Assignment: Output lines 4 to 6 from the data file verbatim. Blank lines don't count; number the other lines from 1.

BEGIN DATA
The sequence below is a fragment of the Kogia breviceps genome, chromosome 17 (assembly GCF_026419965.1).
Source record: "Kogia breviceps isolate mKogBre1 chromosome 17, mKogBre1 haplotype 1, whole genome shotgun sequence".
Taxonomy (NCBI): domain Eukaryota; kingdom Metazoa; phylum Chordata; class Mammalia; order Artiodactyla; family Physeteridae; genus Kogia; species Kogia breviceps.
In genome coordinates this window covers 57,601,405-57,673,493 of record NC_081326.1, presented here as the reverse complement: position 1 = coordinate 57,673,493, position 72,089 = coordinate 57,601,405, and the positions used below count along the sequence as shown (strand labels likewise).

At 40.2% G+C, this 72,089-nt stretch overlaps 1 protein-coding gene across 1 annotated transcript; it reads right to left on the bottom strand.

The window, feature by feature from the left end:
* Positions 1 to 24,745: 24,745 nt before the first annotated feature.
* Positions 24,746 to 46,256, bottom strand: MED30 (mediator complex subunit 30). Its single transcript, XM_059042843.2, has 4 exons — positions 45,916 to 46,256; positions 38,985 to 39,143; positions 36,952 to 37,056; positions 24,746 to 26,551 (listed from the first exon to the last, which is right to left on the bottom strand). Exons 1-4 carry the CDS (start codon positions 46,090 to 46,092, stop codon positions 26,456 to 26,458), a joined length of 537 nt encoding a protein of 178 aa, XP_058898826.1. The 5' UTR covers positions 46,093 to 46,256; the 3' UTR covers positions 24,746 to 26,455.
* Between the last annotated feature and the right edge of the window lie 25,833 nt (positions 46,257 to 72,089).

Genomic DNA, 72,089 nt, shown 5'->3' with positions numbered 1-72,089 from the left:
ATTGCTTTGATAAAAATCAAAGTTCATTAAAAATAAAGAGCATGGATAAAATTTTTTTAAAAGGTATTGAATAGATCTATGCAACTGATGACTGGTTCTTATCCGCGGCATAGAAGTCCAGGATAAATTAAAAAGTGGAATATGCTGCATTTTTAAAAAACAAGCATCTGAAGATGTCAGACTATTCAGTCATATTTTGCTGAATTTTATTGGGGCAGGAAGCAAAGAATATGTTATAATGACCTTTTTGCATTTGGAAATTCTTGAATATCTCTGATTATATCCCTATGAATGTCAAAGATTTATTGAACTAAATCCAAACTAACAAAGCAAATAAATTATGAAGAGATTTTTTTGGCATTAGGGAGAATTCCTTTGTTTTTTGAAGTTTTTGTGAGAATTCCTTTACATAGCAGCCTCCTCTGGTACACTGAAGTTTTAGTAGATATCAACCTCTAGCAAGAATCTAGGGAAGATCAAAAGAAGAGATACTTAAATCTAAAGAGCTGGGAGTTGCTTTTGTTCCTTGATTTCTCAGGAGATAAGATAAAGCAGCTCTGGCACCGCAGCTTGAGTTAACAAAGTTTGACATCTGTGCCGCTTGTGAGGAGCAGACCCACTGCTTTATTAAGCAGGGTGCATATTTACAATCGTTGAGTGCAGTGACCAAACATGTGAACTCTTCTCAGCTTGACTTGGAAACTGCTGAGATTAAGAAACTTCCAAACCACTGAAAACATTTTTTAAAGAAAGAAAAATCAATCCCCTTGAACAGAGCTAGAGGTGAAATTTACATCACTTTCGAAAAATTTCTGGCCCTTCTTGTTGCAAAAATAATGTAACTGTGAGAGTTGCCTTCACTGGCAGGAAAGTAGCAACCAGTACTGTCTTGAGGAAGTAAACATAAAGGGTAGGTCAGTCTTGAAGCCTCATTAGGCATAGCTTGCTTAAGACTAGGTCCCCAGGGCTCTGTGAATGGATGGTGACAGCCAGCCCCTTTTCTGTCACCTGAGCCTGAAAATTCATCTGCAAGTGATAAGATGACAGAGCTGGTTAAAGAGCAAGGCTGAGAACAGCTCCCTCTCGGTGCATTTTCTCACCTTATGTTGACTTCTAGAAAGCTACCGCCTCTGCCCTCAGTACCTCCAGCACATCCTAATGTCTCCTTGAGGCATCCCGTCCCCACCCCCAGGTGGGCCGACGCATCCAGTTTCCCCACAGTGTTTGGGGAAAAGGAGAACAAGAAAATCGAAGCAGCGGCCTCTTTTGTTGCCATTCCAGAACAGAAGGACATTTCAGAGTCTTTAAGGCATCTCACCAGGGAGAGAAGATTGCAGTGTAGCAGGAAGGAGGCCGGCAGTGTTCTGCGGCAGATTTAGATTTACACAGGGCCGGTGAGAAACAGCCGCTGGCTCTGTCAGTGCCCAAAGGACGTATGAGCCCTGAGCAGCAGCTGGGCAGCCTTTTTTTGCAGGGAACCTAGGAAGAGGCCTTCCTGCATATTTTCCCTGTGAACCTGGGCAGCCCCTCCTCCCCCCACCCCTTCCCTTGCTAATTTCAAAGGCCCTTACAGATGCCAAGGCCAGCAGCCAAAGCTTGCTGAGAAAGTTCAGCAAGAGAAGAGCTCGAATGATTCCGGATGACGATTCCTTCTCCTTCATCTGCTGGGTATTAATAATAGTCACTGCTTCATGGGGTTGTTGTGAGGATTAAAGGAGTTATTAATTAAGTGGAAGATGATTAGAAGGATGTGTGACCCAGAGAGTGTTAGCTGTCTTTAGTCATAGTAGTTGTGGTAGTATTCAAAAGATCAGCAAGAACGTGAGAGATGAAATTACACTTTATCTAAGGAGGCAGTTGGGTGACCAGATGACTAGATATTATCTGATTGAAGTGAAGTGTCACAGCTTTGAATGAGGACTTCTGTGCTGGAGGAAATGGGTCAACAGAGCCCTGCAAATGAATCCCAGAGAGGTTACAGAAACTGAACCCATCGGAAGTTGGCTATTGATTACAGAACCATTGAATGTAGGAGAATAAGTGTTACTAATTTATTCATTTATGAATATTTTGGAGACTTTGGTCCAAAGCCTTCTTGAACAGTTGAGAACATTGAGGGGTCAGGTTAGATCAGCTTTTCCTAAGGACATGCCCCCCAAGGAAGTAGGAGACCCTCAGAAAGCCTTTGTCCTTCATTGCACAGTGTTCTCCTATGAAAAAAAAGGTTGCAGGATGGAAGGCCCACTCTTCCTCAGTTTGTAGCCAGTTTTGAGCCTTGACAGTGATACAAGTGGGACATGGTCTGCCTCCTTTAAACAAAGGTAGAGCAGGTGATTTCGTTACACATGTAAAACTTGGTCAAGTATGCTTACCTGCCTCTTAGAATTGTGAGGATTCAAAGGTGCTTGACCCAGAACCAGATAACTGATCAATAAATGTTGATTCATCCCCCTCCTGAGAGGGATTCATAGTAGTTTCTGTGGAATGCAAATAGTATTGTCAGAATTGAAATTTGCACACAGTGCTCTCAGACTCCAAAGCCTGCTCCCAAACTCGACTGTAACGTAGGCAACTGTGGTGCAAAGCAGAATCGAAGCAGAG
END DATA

In genome coordinates this window covers 57,601,405-57,673,493 of record NC_081326.1, presented here as the reverse complement: position 1 = coordinate 57,673,493, position 72,089 = coordinate 57,601,405, and the positions used below count along the sequence as shown (strand labels likewise).

At 40.2% G+C, this 72,089-nt stretch overlaps 1 protein-coding gene across 1 annotated transcript; it reads right to left on the bottom strand.

The window, feature by feature from the left end: